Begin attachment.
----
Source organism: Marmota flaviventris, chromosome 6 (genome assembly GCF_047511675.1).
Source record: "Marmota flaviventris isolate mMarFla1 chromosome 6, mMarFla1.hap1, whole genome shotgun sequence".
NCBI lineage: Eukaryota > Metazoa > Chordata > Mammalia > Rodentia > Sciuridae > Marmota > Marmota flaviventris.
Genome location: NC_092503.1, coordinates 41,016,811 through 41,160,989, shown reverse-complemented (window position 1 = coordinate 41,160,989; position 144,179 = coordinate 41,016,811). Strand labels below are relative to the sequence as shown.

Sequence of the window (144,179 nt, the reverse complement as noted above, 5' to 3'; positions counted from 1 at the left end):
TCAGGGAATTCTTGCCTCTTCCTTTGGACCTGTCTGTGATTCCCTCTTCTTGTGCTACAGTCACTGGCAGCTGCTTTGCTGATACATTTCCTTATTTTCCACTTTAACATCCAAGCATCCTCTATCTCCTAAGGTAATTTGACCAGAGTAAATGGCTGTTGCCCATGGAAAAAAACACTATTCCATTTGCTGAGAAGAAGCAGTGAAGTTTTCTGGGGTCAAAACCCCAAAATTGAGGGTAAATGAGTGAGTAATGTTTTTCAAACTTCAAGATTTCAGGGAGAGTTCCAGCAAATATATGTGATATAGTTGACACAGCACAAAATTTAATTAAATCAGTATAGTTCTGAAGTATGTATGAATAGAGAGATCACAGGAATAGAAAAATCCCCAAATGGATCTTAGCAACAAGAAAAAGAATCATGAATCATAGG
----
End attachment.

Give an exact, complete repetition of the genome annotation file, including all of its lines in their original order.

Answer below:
Source organism: Marmota flaviventris, chromosome 6 (genome assembly GCF_047511675.1).
Source record: "Marmota flaviventris isolate mMarFla1 chromosome 6, mMarFla1.hap1, whole genome shotgun sequence".
NCBI lineage: Eukaryota > Metazoa > Chordata > Mammalia > Rodentia > Sciuridae > Marmota > Marmota flaviventris.
Genome location: NC_092503.1, coordinates 41,016,811 through 41,160,989, shown reverse-complemented (window position 1 = coordinate 41,160,989; position 144,179 = coordinate 41,016,811). Strand labels below are relative to the sequence as shown.

Sequence of the window (144,179 nt, the reverse complement as noted above, 5' to 3'; positions counted from 1 at the left end):
TCAGGGAATTCTTGCCTCTTCCTTTGGACCTGTCTGTGATTCCCTCTTCTTGTGCTACAGTCACTGGCAGCTGCTTTGCTGATACATTTCCTTATTTTCCACTTTAACATCCAAGCATCCTCTATCTCCTAAGGTAATTTGACCAGAGTAAATGGCTGTTGCCCATGGAAAAAAACACTATTCCATTTGCTGAGAAGAAGCAGTGAAGTTTTCTGGGGTCAAAACCCCAAAATTGAGGGTAAATGAGTGAGTAATGTTTTTCAAACTTCAAGATTTCAGGGAGAGTTCCAGCAAATATATGTGATATAGTTGACACAGCACAAAATTTAATTAAATCAGTATAGTTCTGAAGTATGTATGAATAGAGAGATCACAGGAATAGAAAAATCCCCAAATGGATCTTAGCAACAAGAAAAAGAATCATGAATCATAGG